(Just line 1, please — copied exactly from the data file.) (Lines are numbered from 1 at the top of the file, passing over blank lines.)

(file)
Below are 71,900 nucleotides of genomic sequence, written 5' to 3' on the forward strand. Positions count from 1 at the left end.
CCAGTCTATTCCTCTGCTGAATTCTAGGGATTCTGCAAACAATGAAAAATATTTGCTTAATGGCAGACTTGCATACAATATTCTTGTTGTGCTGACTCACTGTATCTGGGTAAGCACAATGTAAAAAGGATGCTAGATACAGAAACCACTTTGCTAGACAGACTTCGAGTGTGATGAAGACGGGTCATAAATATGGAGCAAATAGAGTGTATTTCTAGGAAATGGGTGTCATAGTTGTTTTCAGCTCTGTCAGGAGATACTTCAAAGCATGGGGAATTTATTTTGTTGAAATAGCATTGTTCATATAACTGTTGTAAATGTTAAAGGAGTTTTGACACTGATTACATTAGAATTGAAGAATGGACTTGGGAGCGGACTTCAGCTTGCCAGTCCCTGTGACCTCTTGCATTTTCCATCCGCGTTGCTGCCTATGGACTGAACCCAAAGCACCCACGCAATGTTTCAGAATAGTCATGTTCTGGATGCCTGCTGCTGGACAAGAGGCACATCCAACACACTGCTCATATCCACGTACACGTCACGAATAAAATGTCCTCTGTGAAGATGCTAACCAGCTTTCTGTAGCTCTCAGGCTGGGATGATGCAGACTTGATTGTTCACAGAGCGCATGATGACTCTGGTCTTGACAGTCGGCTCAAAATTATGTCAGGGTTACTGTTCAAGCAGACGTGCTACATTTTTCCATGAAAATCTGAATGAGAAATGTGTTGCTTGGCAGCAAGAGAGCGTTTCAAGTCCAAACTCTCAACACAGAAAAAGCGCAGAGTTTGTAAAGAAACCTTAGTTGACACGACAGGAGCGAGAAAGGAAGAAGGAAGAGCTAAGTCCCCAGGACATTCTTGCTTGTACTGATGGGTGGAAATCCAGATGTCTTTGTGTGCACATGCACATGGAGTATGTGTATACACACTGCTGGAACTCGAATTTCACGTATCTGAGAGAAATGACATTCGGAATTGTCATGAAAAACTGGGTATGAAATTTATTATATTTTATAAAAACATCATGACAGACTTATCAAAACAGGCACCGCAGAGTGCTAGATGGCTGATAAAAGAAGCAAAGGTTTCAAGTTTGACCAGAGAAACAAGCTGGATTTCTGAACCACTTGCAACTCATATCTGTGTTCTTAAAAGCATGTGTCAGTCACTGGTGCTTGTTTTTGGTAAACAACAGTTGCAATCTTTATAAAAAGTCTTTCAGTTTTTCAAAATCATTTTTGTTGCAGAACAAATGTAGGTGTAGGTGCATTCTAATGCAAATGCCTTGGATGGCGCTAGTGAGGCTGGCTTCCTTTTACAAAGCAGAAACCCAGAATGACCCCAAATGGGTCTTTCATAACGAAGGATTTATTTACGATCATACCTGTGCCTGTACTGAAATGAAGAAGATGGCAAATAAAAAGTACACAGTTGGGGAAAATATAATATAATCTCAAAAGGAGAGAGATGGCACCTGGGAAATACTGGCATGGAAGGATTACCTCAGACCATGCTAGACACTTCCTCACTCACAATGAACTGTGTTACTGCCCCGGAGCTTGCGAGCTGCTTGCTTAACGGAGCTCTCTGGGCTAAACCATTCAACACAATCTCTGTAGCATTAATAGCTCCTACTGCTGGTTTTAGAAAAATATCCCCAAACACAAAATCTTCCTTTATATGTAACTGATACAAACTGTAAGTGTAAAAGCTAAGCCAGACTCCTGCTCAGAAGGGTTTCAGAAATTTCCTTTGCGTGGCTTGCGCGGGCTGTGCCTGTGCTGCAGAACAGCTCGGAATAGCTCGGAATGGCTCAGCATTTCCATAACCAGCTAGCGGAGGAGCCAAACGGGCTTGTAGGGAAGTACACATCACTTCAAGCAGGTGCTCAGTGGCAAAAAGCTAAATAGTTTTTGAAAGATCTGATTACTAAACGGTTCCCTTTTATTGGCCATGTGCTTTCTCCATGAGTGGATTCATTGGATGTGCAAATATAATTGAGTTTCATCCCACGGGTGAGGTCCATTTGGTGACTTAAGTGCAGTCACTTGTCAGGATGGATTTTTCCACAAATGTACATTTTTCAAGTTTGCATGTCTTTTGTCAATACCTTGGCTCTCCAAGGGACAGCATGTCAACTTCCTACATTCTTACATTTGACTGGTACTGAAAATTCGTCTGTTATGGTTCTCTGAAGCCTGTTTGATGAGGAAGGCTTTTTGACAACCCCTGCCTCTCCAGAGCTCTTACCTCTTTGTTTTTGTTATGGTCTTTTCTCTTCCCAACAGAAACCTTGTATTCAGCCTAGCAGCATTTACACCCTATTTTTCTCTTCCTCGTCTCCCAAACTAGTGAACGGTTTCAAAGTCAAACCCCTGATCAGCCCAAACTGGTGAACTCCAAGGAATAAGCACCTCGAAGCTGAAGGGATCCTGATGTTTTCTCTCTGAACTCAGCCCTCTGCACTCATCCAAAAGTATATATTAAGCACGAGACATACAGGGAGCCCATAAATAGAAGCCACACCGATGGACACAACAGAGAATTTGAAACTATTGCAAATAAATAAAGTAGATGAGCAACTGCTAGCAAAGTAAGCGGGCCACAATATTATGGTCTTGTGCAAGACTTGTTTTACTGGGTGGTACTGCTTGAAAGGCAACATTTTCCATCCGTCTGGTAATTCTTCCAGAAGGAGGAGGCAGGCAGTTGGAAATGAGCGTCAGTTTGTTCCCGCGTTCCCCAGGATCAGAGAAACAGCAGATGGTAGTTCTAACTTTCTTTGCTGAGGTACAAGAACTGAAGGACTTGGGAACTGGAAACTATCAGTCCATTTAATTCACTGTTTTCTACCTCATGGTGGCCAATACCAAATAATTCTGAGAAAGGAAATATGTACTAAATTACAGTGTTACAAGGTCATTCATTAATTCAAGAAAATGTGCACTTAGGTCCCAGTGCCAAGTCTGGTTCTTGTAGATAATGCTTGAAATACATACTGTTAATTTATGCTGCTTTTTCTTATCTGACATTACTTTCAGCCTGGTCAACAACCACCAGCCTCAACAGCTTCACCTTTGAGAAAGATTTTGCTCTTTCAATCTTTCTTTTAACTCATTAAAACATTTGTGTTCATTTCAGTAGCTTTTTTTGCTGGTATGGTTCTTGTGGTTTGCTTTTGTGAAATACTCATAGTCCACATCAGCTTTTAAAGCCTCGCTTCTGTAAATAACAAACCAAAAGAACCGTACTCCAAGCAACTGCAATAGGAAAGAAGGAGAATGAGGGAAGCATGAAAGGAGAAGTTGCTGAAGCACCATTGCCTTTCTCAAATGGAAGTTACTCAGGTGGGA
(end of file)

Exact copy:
Below are 71,900 nucleotides of genomic sequence, written 5' to 3' on the forward strand. Positions count from 1 at the left end.